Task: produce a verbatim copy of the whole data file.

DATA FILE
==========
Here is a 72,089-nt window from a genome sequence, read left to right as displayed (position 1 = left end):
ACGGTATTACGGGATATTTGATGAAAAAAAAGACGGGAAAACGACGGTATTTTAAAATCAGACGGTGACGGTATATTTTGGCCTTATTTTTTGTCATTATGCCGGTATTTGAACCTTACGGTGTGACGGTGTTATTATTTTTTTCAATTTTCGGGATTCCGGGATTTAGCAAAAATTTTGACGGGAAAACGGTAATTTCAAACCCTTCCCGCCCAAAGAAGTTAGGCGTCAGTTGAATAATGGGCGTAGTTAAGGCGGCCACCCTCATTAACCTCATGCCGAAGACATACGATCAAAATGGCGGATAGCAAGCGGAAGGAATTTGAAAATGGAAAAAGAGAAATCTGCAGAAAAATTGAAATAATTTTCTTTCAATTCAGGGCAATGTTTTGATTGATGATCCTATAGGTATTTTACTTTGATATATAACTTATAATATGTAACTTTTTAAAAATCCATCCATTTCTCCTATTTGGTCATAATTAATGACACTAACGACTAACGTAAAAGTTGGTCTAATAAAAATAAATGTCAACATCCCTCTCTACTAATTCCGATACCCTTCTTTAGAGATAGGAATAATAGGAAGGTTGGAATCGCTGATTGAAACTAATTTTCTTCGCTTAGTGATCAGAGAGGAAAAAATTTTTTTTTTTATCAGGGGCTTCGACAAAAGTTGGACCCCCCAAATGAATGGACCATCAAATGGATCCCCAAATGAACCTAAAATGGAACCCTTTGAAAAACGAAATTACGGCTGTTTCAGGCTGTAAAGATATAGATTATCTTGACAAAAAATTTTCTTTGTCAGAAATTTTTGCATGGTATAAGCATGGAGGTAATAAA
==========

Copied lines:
Here is a 72,089-nt window from a genome sequence, read left to right as displayed (position 1 = left end):
ACGGTATTACGGGATATTTGATGAAAAAAAAGACGGGAAAACGACGGTATTTTAAAATCAGACGGTGACGGTATATTTTGGCCTTATTTTTTGTCATTATGCCGGTATTTGAACCTTACGGTGTGACGGTGTTATTATTTTTTTCAATTTTCGGGATTCCGGGATTTAGCAAAAATTTTGACGGGAAAACGGTAATTTCAAACCCTTCCCGCCCAAAGAAGTTAGGCGTCAGTTGAATAATGGGCGTAGTTAAGGCGGCCACCCTCATTAACCTCATGCCGAAGACATACGATCAAAATGGCGGATAGCAAGCGGAAGGAATTTGAAAATGGAAAAAGAGAAATCTGCAGAAAAATTGAAATAATTTTCTTTCAATTCAGGGCAATGTTTTGATTGATGATCCTATAGGTATTTTACTTTGATATATAACTTATAATATGTAACTTTTTAAAAATCCATCCATTTCTCCTATTTGGTCATAATTAATGACACTAACGACTAACGTAAAAGTTGGTCTAATAAAAATAAATGTCAACATCCCTCTCTACTAATTCCGATACCCTTCTTTAGAGATAGGAATAATAGGAAGGTTGGAATCGCTGATTGAAACTAATTTTCTTCGCTTAGTGATCAGAGAGGAAAAAATTTTTTTTTTTATCAGGGGCTTCGACAAAAGTTGGACCCCCCAAATGAATGGACCATCAAATGGATCCCCAAATGAACCTAAAATGGAACCCTTTGAAAAACGAAATTACGGCTGTTTCAGGCTGTAAAGATATAGATTATCTTGACAAAAAATTTTCTTTGTCAGAAATTTTTGCATGGTATAAGCATGGAGGTAATAAA